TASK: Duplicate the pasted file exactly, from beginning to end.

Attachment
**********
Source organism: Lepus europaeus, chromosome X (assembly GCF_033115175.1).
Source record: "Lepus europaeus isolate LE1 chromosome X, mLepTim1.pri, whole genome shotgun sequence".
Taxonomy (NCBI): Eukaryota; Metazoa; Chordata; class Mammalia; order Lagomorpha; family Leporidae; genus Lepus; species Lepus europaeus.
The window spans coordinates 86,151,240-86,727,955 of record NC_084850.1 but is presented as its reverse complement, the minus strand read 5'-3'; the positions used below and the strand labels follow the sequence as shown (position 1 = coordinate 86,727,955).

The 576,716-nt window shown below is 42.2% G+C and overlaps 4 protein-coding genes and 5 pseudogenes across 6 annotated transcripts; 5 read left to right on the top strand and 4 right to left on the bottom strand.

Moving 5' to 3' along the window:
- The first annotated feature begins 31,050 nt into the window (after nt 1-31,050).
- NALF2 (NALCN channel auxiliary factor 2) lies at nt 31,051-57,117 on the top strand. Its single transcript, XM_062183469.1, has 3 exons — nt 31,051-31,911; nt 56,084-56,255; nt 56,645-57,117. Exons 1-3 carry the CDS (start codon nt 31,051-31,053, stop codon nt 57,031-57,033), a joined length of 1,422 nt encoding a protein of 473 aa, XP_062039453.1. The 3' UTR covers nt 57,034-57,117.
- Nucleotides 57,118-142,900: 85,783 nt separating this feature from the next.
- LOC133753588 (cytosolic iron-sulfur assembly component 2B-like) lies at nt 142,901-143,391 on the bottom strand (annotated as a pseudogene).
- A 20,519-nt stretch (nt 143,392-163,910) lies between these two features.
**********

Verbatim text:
Source organism: Lepus europaeus, chromosome X (assembly GCF_033115175.1).
Source record: "Lepus europaeus isolate LE1 chromosome X, mLepTim1.pri, whole genome shotgun sequence".
Taxonomy (NCBI): Eukaryota; Metazoa; Chordata; class Mammalia; order Lagomorpha; family Leporidae; genus Lepus; species Lepus europaeus.
The window spans coordinates 86,151,240-86,727,955 of record NC_084850.1 but is presented as its reverse complement, the minus strand read 5'-3'; the positions used below and the strand labels follow the sequence as shown (position 1 = coordinate 86,727,955).

The 576,716-nt window shown below is 42.2% G+C and overlaps 4 protein-coding genes and 5 pseudogenes across 6 annotated transcripts; 5 read left to right on the top strand and 4 right to left on the bottom strand.

Moving 5' to 3' along the window:
- The first annotated feature begins 31,050 nt into the window (after nt 1-31,050).
- NALF2 (NALCN channel auxiliary factor 2) lies at nt 31,051-57,117 on the top strand. Its single transcript, XM_062183469.1, has 3 exons — nt 31,051-31,911; nt 56,084-56,255; nt 56,645-57,117. Exons 1-3 carry the CDS (start codon nt 31,051-31,053, stop codon nt 57,031-57,033), a joined length of 1,422 nt encoding a protein of 473 aa, XP_062039453.1. The 3' UTR covers nt 57,034-57,117.
- Nucleotides 57,118-142,900: 85,783 nt separating this feature from the next.
- LOC133753588 (cytosolic iron-sulfur assembly component 2B-like) lies at nt 142,901-143,391 on the bottom strand (annotated as a pseudogene).
- A 20,519-nt stretch (nt 143,392-163,910) lies between these two features.